4. In Robert’s time, the idea of a left-right brain was popular, particularly with artists because it defined who you were. You couldn’t be both a talented sculptor and a nuclear physicist because your brain just wouldn’t allow it.

    Of course, this is all nonsense and recent studies show creativity comes from all parts of the brain. It’s thought this myth started when patients with epilepsy had their hemispheres surgically separated and observers thought they noticed certain traits and patterns. Now they use MRI scans and they tell a different story.

    • This is a surgical response to to matter of the spirit. The best “way” I have found is to try for some kind of balance between logical inquiry and the creative process, between thinking and feeling and among all the human ambiguities and dualities.

      • a young painter on

        When I think about it, the creative and scientific processes really aren’t so far apart… both a painting and a scientific study start with some kind of creative hypothesis which we then test and analyze until we resolve it. Art simply narrows its way to a conclusion through subjective experience rather than hard, formalized data.

  5. Music is my vehicle into my creative space. I prefer classical. It helps me to transcend the boundaries of the mundane of everyday life so that my painting truly comes from my heart. Creative solutions to problems that I’m having come to mind and encourage new ways of thinking. In my creative space, I can dance with colours that my brushes put to the canvas.

  6. I’ve always listened to books while painting in studio & find it creates a very enjoyable experience overall. It’s always good to learn something from Robert – in this case that I’m already doing something right!

  7. Music, particularly classical, offers inspiration to me while I paint. It definitely puts distractions aside, clears my mind and it offers me an emotional calm and peacefulness that keeps my brushes at work. Music is a must in my studio.

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Featured Workshop

5-Day Art Retreat in Killarney / La Cloche September 12 to 17, 2020
September 12, 2020 to September 17, 2020

_1100501The Killarney are of Ontario is in what is called the ‘near north’. The landscape is wild and rugged. Giant granite cliffs plunging deep into the glacial lakes. There are no roads leading to our painting locations. We travel by a large, sturdy pontoon boat. This is a self-catered retreat. You bring your own provisions and cook your own meals in our fully equip cabins at a northern camp. Our instructor, Keith Thirgood, has been teaching artists his own unique approach to painting for over 12 years. Learn how to find order in the chaos, control your colours and create paintings that work. Learn modern colour theory, values, shapes and lines, what makes for a good painting. This retreat is suitable for beginners wanting to learn to paint in a fun, outdoor location, as well as more experienced studio artists who want to try plein air, plus artists who are looking to loosen up and paint in a more post-impressionist style. To find out more and register, please visit Beauty, Autumn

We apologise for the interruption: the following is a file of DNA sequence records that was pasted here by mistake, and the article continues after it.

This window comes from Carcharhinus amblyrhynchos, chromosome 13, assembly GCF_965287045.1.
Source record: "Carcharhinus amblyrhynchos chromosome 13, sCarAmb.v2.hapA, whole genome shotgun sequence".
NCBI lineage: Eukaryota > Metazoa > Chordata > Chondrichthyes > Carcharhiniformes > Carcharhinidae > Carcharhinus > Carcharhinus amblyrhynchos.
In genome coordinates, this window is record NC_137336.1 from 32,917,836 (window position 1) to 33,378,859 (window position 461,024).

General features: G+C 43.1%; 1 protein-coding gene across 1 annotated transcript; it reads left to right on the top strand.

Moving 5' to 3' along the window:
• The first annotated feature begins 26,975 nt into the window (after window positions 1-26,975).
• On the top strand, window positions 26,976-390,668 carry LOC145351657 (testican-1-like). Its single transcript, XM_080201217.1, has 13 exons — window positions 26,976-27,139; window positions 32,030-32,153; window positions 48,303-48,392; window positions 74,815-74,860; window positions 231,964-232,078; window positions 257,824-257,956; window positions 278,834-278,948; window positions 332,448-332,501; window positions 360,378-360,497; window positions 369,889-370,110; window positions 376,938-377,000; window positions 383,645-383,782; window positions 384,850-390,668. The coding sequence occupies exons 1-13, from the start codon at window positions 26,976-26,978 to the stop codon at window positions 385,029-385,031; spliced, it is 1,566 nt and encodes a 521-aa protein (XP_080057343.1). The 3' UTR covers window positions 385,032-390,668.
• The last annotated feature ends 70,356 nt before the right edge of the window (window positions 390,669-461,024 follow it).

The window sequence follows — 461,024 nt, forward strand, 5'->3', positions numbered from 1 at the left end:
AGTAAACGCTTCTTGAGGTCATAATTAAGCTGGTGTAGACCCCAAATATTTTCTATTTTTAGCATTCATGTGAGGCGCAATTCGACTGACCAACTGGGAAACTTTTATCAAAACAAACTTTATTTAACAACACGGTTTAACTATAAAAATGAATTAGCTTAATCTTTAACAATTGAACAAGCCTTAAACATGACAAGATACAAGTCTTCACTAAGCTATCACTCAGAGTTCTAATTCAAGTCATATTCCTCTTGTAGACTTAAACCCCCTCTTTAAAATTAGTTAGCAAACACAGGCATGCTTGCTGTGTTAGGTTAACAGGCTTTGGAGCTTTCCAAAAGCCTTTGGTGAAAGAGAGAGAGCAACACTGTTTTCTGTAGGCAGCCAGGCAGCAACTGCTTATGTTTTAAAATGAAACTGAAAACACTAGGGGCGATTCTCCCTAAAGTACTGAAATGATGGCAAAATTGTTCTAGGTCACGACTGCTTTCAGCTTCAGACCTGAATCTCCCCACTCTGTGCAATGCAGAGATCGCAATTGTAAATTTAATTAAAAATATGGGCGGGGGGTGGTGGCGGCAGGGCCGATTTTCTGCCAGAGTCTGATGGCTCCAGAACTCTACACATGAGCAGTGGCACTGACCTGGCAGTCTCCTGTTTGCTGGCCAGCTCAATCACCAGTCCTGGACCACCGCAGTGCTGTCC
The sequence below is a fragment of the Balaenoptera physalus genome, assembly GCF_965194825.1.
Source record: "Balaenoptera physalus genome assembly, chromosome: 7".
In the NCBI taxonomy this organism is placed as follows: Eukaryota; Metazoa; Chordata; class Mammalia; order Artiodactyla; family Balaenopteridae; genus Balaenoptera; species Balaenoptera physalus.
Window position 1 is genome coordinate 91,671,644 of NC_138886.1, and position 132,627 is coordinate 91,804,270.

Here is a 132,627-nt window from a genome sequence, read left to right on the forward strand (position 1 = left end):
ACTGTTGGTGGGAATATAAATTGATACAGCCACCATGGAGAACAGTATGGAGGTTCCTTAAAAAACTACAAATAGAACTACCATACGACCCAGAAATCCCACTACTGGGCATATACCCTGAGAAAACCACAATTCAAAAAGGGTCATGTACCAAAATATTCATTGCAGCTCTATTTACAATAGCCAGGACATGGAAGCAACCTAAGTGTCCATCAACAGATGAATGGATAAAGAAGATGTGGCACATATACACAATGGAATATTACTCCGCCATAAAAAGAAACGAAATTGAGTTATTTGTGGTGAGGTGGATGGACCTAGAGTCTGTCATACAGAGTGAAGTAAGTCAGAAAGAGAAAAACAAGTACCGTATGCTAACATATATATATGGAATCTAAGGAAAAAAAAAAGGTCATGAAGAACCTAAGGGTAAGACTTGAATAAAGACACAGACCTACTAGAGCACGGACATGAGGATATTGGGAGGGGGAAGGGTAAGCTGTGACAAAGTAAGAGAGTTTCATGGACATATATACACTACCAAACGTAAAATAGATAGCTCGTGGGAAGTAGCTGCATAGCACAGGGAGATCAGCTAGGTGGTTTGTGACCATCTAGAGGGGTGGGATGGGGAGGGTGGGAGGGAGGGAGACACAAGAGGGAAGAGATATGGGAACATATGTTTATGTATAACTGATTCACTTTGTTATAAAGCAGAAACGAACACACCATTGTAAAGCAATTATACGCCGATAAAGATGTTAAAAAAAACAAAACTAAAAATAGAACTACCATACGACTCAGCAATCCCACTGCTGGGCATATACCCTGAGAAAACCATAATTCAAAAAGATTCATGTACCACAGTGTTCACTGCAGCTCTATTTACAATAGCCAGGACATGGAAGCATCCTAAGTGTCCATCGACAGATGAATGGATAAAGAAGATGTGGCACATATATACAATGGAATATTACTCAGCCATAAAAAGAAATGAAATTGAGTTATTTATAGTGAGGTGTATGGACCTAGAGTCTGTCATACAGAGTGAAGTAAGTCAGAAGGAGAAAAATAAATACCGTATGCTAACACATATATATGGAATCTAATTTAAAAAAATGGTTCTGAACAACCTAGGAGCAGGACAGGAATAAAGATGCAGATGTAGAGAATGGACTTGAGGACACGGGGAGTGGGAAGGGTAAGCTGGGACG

16 x 16 inches
acrylic on board

Featured Artist

We all need beauty, especially at a time when it appears to many that the world is in chaos.

Painting is the way I view my life, and it helps me keep my mind straight and my eyes on the positive. I look for beauty wherever I go. For that reason, I know that my life will not be long enough to paint all the ideas that I have.

I am painting because the Lord put the passion and desire in my heart to glorify Him in this way.

I have dedicated my life since 1983 to creating a body of work that testifies of His Creation, majesty, power, beauty, life and love.

Light and how we see it on the earth is the subject of all of my paintings.

I paint the landscape because I believe that we can see the Creator in His Creation, if we just look for Him there.

Since all who are sighted may see our surroundings, I believe this is one of the most evident ways we may see Him.

If I were to give a name to my entire portfolio of paintings, I would call it “The Sight of Heaven Touching Earth.”This Scripture, Romans 1:19-20, is foundational to all of my work: For what can be known about God is plain to them, because God has shown it to them. For his invisible attributes, namely, his eternal power and divine nature, have been clearly perceived, ever since the creation of the world, in the things that have been made, so they are without excuse.”

 Beauty, order, and the possibility to love is all around us—all we have to do is want to see it.